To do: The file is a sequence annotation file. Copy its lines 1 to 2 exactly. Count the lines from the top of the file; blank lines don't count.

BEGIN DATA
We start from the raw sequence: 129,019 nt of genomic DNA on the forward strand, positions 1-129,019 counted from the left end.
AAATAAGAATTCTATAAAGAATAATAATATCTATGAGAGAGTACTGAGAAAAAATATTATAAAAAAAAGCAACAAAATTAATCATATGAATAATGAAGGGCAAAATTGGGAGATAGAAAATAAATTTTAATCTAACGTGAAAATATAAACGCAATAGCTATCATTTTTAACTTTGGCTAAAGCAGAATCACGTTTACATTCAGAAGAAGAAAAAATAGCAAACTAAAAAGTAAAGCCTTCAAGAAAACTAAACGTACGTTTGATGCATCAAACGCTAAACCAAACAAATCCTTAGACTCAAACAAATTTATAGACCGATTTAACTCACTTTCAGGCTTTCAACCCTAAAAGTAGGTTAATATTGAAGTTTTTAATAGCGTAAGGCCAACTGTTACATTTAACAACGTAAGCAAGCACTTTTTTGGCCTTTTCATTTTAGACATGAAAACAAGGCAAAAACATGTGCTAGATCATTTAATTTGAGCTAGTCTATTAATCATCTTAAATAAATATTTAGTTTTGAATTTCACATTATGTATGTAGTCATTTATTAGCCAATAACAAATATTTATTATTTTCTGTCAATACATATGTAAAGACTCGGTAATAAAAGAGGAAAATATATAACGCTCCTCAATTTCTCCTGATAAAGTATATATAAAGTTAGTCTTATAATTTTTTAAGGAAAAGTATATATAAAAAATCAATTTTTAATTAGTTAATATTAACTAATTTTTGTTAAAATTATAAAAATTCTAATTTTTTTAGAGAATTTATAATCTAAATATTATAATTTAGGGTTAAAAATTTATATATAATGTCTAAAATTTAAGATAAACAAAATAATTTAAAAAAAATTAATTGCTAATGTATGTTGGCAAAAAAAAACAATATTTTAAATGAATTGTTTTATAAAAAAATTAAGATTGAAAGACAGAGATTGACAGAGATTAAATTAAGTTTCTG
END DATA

We start from the raw sequence: 129,019 nt of genomic DNA on the forward strand, positions 1-129,019 counted from the left end.
AAATAAGAATTCTATAAAGAATAATAATATCTATGAGAGAGTACTGAGAAAAAATATTATAAAAAAAAGCAACAAAATTAATCATATGAATAATGAAGGGCAAAATTGGGAGATAGAAAATAAATTTTAATCTAACGTGAAAATATAAACGCAATAGCTATCATTTTTAACTTTGGCTAAAGCAGAATCACGTTTACATTCAGAAGAAGAAAAAATAGCAAACTAAAAAGTAAAGCCTTCAAGAAAACTAAACGTACGTTTGATGCATCAAACGCTAAACCAAACAAATCCTTAGACTCAAACAAATTTATAGACCGATTTAACTCACTTTCAGGCTTTCAACCCTAAAAGTAGGTTAATATTGAAGTTTTTAATAGCGTAAGGCCAACTGTTACATTTAACAACGTAAGCAAGCACTTTTTTGGCCTTTTCATTTTAGACATGAAAACAAGGCAAAAACATGTGCTAGATCATTTAATTTGAGCTAGTCTATTAATCATCTTAAATAAATATTTAGTTTTGAATTTCACATTATGTATGTAGTCATTTATTAGCCAATAACAAATATTTATTATTTTCTGTCAATACATATGTAAAGACTCGGTAATAAAAGAGGAAAATATATAACGCTCCTCAATTTCTCCTGATAAAGTATATATAAAGTTAGTCTTATAATTTTTTAAGGAAAAGTATATATAAAAAATCAATTTTTAATTAGTTAATATTAACTAATTTTTGTTAAAATTATAAAAATTCTAATTTTTTTAGAGAATTTATAATCTAAATATTATAATTTAGGGTTAAAAATTTATATATAATGTCTAAAATTTAAGATAAACAAAATAATTTAAAAAAAATTAATTGCTAATGTATGTTGGCAAAAAAAAACAATATTTTAAATGAATTGTTTTATAAAAAAATTAAGATTGAAAGACAGAGATTGACAGAGATTAAATTAAGTTTCTG